By Heidi Stevens
WWR Article Summary (tl;dr) Great article on Margaret Duval, the executive director of the Domestic Violence Legal Clinic, a small group of attorneys housed in the courthouse of Chicago’s centralized domestic violence court.
When I feel discouraged about Chicago and its toll on the human spirit, on human life, all too often, I look around for the people making a difference.
It’s a variation, I suppose, on that wonderful Mr. Rogers quote. “When I was a boy and I would see scary things in the news,” he said, “my mother would say to me, ‘Look for the helpers. You will always find people who are helping.'”
Margaret Duval is one. She’s the executive director of the Domestic Violence Legal Clinic, a small group of attorneys housed in the courthouse at 555 W. Harrison St., the site of Chicago’s centralized domestic violence court.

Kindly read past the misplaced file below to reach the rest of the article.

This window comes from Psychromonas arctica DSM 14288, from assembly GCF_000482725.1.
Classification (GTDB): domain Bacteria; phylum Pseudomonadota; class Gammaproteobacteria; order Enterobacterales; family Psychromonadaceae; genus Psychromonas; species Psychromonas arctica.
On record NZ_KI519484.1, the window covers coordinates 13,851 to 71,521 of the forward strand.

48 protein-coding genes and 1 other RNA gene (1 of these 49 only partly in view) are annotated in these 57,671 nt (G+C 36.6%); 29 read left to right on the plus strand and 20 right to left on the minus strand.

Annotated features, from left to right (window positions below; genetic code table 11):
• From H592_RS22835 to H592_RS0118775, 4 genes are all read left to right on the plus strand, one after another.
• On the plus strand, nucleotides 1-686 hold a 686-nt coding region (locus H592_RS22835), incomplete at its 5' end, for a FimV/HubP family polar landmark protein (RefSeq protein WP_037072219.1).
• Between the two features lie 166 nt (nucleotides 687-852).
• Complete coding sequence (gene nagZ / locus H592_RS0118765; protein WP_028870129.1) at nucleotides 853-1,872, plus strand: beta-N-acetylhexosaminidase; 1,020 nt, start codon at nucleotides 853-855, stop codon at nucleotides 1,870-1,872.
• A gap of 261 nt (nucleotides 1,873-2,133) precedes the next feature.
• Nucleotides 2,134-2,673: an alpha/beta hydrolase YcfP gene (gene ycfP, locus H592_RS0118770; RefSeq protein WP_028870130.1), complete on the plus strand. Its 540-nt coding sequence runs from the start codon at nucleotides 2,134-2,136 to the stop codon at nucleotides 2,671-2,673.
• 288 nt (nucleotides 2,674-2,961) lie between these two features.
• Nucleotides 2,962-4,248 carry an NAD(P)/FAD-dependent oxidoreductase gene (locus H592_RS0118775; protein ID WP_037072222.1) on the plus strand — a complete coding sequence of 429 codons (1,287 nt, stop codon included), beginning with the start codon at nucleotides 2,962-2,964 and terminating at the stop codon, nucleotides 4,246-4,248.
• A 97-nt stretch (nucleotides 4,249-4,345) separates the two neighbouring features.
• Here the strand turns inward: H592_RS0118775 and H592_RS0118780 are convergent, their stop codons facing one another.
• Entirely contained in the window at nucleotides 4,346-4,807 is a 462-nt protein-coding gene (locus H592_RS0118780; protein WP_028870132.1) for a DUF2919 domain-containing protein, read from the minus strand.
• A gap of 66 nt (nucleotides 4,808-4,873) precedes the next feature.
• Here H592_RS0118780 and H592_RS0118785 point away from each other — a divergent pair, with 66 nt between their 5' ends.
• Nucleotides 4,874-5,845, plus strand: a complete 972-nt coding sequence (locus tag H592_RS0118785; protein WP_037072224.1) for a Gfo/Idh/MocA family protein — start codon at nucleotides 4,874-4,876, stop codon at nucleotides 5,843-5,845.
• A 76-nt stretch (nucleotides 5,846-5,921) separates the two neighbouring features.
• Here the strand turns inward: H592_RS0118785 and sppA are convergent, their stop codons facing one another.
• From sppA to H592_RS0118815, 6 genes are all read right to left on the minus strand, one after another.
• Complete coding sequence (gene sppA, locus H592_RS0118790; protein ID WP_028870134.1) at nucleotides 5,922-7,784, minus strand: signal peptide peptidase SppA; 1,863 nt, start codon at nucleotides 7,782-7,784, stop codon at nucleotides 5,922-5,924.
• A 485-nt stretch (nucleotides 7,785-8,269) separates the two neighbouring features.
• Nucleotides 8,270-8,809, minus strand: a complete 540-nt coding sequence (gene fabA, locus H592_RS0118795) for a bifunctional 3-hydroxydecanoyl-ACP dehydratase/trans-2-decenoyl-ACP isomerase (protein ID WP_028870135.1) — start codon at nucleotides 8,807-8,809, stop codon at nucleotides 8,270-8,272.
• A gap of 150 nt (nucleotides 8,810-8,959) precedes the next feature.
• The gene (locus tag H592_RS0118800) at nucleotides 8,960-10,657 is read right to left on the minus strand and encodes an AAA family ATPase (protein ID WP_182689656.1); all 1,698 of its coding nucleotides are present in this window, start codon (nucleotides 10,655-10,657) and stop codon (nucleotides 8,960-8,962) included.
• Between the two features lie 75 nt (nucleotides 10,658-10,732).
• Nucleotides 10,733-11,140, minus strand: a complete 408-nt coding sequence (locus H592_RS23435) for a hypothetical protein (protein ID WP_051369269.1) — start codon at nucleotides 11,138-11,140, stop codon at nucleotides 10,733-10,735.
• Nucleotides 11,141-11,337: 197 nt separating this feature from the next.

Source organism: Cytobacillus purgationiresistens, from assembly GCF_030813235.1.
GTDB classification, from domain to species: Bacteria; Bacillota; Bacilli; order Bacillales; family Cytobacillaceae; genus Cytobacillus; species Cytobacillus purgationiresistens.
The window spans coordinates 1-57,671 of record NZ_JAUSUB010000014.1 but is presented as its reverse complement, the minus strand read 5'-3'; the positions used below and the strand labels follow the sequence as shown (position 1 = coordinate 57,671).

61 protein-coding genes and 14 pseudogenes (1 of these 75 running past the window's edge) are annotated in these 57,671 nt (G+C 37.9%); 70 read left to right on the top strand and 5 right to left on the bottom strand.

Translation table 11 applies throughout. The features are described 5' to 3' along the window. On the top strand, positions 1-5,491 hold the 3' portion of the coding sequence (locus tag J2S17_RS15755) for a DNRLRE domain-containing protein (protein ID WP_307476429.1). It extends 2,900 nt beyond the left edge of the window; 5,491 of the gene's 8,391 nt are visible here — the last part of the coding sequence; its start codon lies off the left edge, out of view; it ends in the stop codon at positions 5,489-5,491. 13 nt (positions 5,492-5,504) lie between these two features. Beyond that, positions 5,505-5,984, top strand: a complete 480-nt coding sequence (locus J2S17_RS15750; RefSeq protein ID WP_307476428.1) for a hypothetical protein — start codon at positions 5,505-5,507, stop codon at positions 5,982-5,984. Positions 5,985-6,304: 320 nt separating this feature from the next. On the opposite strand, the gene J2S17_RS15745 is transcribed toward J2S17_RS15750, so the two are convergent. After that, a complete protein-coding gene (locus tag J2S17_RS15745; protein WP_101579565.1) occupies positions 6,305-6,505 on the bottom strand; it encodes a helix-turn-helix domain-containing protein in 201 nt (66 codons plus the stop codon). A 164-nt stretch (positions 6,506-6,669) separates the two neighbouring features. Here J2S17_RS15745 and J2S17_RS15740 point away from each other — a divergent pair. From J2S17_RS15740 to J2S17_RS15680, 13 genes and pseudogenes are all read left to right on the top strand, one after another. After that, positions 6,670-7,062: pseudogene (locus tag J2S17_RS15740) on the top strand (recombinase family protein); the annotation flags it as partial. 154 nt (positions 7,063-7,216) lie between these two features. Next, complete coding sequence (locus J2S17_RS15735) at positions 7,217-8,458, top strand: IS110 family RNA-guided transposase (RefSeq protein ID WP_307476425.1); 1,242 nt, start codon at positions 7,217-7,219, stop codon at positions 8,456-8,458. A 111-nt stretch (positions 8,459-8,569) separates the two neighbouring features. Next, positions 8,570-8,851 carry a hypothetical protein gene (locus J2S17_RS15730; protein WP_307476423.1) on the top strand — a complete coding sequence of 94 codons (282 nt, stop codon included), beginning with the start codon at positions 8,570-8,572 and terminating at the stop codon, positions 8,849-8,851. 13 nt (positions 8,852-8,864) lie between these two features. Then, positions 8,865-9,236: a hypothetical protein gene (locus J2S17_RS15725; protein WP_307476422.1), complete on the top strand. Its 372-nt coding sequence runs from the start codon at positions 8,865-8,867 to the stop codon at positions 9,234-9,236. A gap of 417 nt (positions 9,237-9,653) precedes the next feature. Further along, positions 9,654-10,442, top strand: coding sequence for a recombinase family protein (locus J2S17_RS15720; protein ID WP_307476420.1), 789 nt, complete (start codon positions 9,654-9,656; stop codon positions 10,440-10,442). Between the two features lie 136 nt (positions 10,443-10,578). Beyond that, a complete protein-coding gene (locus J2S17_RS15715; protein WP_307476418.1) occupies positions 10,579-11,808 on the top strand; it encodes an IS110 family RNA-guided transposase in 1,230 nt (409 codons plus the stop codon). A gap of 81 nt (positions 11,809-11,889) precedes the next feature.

Duval and her staff provide free, same-day legal services to families in the midst of a crisis or its immediate aftermath.
I met Duval when Illinois was experiencing its own crisis, yet another year without a state budget, and I was looking around for social service providers who needed to get creative to keep the lights on.
The clinic hadn’t received any state funding since August 2016, and Duval and her staff were relying heavily on private donors to fill the gaping hole where about $249,000 should be. A grant paid for by the Victims of Crime Act helped, that’s federal legislation passed in 1984 that set up a fund to compensate crime victims. But that didn’t cover general operating expenses.
Shortly after Duval and I met, the state passed a budget.
“I’m really grateful to all of the people who have spoken up and advocated for compromise,” Duval told me. “And I’m relieved that Illinoisans did not accept dysfunction as the new normal.”